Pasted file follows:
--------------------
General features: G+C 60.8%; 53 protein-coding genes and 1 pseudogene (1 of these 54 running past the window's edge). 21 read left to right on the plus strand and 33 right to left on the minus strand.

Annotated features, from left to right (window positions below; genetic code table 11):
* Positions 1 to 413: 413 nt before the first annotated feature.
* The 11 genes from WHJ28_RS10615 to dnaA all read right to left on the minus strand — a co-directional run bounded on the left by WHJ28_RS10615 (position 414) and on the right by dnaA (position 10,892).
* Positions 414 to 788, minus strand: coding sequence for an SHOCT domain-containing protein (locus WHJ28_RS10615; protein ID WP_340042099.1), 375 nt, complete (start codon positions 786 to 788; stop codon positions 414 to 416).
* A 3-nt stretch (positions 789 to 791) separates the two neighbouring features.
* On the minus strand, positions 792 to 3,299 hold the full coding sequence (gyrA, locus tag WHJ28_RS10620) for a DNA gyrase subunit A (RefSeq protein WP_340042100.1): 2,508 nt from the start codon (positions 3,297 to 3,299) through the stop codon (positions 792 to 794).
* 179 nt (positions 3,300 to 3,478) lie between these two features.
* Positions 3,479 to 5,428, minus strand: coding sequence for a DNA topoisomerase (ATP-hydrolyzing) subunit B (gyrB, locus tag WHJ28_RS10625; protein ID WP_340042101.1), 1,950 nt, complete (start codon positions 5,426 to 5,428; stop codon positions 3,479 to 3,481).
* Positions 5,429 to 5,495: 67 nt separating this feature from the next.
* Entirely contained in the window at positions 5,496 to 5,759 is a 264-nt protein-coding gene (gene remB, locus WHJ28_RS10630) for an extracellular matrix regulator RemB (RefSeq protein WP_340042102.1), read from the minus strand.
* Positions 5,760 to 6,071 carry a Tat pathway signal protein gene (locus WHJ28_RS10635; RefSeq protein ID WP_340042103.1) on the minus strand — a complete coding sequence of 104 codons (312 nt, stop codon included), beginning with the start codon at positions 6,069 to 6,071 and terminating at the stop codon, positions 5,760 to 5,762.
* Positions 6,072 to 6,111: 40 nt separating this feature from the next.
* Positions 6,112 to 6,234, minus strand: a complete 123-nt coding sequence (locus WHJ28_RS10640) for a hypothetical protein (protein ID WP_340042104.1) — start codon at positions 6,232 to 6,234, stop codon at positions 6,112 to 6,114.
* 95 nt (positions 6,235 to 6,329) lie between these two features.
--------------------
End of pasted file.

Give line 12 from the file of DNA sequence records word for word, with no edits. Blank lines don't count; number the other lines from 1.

* Positions 5,760 to 6,071 carry a Tat pathway signal protein gene (locus WHJ28_RS10635; RefSeq protein ID WP_340042103.1) on the minus strand — a complete coding sequence of 104 codons (312 nt, stop codon included), beginning with the start codon at positions 6,069 to 6,071 and terminating at the stop codon, positions 5,760 to 5,762.